Countering New Security Challenges in Moldova
Enhancing resilience requires the combined efforts of authorities, civil society and media.
Lawmakers, security experts, journalists and activists came together in Chișinău to discuss how to enhance Moldova’s resilience to malign interference and disinformation, strengthen social cohesion and increase citizens’ awareness in the field of security.
Russia’s invasion of Ukraine had highlighted Moldova’s vulnerabilities across state institutions and media, stated Petru Macovei, executive director of the Association of Independent Press (API), which organised the event in partnership with IWPR.
Awareness was critical to protect Moldova’s information space in this context, said Lilian Carp, chairman of the Parliamentary Committee on National Security.
“The more we speak out in the public space and propose solutions to counter information attacks, the more prepared we will be when they come directly to us,” he said. “State actions must respect the right to free expression but also effectively combat propaganda and disinformation.”
Moldova is exposed to multi-layered security hazards. Russia’s geopolitical and military expansion is the most visible in the wake of the invasion, but demographic decline, kleptocracy and endemic corruption also pose serious threats.
“The context we are in is a complex one, marked by a wave of crises, and the authorities are making efforts to intervene to alleviate them, one example being the management of the refugee crisis,” said Stefan Tibuleac, head of the Supreme Security Council Service. He noted that “the National Security Strategy, approved in 2011, is no longer relevant to the current situation” and that a new one was being developed to address the new challenges.
The ongoing war in neighbouring Ukraine has also exposed Moldova’s military vulnerability, raising fears of potential spill-over linked to the country’s breakaway region of Transnistria, where about 1,500 Russian soldiers are stationed.
“At present, the most pronounced vulnerability is the airspace,” said Valeriu Mija, secretary of state for defence policy at the ministry of defence. “The ministry has increased the level of military training, monitors the security zone, the eastern districts and, in general, military actions in these regions, as well as the areas of interest Odesa and Mykolayiv [in Ukraine].”
For Elena Marzac, co-founder of the Civil Society Platform for Security and Defence Initiatives, Moldovans were better prepared to deal with threats because society as a whole had been demanding more transparency from their public institutions.
"In their efforts to manage crises, institutions must also take into account internal risks: political and territorial separatism, hostile efforts on ethnic and linguistic grounds and the phenomenon of disinformation,” she continued.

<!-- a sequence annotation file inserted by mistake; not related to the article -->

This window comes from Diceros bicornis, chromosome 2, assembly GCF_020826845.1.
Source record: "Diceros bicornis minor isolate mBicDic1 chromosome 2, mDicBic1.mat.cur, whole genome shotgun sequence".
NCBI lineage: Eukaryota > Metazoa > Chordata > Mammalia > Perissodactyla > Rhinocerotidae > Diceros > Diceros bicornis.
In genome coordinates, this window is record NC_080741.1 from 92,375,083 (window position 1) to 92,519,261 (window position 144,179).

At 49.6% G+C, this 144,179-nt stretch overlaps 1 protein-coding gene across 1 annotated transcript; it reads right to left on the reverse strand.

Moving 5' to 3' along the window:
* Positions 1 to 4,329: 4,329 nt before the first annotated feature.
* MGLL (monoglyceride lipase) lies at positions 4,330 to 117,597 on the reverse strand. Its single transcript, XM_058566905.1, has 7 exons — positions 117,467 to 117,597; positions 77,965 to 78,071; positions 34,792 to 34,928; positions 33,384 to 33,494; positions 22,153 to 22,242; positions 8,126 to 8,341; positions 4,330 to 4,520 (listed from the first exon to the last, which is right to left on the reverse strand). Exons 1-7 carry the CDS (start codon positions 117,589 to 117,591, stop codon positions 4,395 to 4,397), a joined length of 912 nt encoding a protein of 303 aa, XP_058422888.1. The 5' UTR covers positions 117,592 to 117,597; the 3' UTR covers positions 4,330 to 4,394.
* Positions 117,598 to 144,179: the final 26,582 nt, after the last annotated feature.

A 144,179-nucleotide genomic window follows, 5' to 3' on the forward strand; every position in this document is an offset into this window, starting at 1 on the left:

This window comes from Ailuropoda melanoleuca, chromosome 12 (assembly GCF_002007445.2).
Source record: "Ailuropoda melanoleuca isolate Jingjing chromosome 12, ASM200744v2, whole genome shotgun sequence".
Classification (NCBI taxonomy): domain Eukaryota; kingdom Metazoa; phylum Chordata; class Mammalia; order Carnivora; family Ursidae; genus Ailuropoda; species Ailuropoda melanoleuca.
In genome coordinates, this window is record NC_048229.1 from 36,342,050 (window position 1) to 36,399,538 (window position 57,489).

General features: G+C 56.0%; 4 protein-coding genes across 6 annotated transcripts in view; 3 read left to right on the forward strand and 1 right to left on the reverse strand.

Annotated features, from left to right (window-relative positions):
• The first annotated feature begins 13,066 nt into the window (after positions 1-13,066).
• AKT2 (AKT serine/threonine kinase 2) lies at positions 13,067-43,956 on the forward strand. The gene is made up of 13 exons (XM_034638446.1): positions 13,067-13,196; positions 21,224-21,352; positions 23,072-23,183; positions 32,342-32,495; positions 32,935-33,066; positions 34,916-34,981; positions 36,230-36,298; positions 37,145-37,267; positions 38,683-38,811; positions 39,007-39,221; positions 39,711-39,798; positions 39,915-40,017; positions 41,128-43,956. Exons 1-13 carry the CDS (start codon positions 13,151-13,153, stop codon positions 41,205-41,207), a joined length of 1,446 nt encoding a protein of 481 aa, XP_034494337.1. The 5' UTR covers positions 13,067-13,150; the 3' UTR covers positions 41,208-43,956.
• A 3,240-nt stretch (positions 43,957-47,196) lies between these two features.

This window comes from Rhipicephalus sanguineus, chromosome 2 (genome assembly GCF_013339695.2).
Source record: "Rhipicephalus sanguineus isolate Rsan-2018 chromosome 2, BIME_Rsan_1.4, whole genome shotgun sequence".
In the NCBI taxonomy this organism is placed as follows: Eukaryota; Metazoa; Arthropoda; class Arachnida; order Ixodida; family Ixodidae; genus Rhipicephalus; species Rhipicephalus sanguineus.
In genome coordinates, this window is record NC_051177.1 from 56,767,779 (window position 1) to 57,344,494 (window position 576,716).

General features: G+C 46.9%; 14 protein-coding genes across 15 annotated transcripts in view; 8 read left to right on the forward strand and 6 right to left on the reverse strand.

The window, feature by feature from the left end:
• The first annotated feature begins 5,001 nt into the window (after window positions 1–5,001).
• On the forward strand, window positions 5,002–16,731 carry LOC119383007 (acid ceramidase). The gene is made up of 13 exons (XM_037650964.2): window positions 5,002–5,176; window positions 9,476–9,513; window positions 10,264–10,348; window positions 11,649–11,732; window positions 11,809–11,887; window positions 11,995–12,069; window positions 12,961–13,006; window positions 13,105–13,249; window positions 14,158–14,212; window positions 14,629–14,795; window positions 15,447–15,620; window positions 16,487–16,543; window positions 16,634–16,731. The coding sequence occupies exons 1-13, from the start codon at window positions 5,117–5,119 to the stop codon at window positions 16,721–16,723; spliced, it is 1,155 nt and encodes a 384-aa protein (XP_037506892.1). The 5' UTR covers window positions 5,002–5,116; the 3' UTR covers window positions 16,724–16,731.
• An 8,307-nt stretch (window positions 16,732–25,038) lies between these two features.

Virgiliu Paslariuc, vice-chair of the parliamentary committee on culture, education, youth, sport and media, noted that Moldovans had grown more aware of fakes disseminated in the public space.
In June 2022, the Moldovan parliament approved a set of amendments to the Audio-visual Media Services Code, with the purpose of countering disinformation and propaganda.
The amended code includes a ban on “disinformation and propaganda about military aggression” including audio-visual content that “condones wars of aggression and denies evidence of military crimes or crimes against humanity”.
“We notice a greater self-regulation… regarding the content of programmes’ broadcast and a decrease in the number of petitions from citizens and NGOs,” Liliana Vitu, head of the Audio-visual Council, said, adding that the quality of information had improved. “In 2022, we focused on monitoring war coverage, and a methodology is now being finalised with indicators that will be tracked to determine whether or not certain content constitutes disinformation."
The government is currently working on a draft intelligence and security law and a plan to create a strategic communication centre. Valeriu Pasa, president of the think tank Watchdog.md, argued that such a centre “will have important tasks in supervising the online information space”.
Civil society has been particularly active in reacting to disinformation campaigns, said IWPR’s Moldovan media expert Tatiana Puiu, “by debunking and promoting critical thinking.”
“Considering Moldova’s new status as a EU candidate,” she continued, “focus could be given on an European approach to counter disinformation through media literacy and strategic communication, strengthening transparency, support media pluralism and quality journalism.”
This publication was prepared under the "Amplify, Verify, Engage (AVE) Project" implemented with the financial support of the Ministry of Foreign Affairs, Norway.